The first notes issued by the Bank of Canada, the 1935 series, are unquestionably iconic to collectors of Canadian banknotes. The series is special because each denomination offers something extraordinary and the note featured in this post seems to hold a place in the heart of every Canadian, the one featuring an eight-year-old future longest-reigning […]Read more "Princesses in Paris"
Fancy serial numbered banknotes are a hot commodity in the numismatic market place right now and there’s no sign that that’s going to change. As witnessed in past sales, low numbers, solid numbers, ladders, and radars have consistently exceeded pre-sale expectations. Here are a few special radar notes that can be found in Geoffrey Bell […]Read more "Multiple Radar Notes for Paris Sale"
Do you study those pieces listed in the first section of the Charlton Standard Catalogue of Canadian Coins? Many collectors of our nation’s currency seem to ignore this section, jumping right to provincial coinage or even those struck by the Province of Canada in 1858, leaving these important pieces hugely under-appreciated. Canada’s history didn’t begin […]Read more "Early North American Currency at Toronto Coin Expo"
Errors are something out of the norm. They stand out as something that wasn’t meant to be and that makes them interesting, and sometimes valuable, to collectors. Banknote errors are not meant to be released to general circulation, but despite the Bank of Canada’s best efforts, some escape to become sought-after anomalies for us numismatists. […]Read more "Error Banknotes in our Toronto Coin Expo 2019 Spring Sale"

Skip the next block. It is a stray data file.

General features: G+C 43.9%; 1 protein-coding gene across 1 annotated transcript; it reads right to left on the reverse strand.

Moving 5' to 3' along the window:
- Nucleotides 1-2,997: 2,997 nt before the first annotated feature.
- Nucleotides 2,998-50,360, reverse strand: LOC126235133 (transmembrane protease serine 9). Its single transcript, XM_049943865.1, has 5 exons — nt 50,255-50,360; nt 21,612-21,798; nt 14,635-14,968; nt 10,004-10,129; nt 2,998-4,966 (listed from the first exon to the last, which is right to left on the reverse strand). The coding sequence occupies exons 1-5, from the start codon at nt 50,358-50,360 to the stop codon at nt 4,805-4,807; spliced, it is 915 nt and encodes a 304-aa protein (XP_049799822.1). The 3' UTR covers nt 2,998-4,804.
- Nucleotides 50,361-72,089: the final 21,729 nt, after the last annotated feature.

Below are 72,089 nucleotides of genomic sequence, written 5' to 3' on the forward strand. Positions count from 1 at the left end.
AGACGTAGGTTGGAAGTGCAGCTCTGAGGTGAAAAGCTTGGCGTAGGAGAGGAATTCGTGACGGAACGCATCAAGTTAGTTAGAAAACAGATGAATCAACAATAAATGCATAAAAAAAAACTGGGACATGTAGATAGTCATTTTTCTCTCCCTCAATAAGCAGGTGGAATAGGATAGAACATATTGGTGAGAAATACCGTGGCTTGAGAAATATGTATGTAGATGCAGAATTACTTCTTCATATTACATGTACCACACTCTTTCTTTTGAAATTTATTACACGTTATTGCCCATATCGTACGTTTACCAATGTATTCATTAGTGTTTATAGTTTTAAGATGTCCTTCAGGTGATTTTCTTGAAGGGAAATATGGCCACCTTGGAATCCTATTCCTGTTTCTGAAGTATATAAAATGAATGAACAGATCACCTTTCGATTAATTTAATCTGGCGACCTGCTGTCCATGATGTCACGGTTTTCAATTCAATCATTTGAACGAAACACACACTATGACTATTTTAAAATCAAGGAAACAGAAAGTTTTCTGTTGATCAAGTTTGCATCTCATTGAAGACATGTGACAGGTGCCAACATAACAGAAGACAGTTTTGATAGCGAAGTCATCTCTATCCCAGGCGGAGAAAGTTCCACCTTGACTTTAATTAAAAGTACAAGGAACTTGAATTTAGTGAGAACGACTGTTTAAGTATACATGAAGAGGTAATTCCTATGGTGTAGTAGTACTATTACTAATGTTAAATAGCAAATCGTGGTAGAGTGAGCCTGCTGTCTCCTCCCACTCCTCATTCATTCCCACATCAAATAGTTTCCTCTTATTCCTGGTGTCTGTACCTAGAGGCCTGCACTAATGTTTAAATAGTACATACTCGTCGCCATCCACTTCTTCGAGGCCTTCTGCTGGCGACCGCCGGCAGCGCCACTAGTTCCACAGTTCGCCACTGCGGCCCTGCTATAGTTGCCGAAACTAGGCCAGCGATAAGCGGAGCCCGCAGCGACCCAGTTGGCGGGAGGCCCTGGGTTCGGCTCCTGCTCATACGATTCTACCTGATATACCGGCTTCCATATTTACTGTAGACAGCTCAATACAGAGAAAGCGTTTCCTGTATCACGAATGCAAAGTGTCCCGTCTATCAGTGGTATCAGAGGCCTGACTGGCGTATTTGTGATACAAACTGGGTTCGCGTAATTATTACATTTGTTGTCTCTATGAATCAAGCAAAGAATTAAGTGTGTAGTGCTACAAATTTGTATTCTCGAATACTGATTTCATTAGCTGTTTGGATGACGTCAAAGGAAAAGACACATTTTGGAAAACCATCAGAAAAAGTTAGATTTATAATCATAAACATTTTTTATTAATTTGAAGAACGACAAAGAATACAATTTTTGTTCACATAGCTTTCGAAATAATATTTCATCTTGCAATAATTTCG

The role of Canada’s governor general is varied; formally, the governor general acts on behalf of the Sovereign, Canada’s Head of State. It shouldn’t be a surprise that the role has evolved over the years, especially given that this position predates Confederation by a long time. The governor general’s own website declares that Samuel de […]Read more "Governor General Medals for Toronto Coin Expo"
Geoffrey Bell Auctions Ltd. kicked off 2019 with its Paris in February Sale, part of a biannual auction held in conjunction with the Paris Coin Show, and this eager crowd didn’t disappoint. The numbers were good across the board, but the strongest performers were fancy serial numbered banknotes, pre-confederation tokens, and some American coins. A […]Read more "Who Surprised in Paris?"
In the publication the Canadian Imperial Bank of Commerce put out to celebrate their 150th anniversary, while our country was enjoying its own sesquicentennial, they note they opened for business as the Canadian Bank of Commerce in May of 1867, just before the confederation of Canada, but in a way, the bank is the original […]Read more "Paris in February Spotlight: Canadian Bank of Commerce"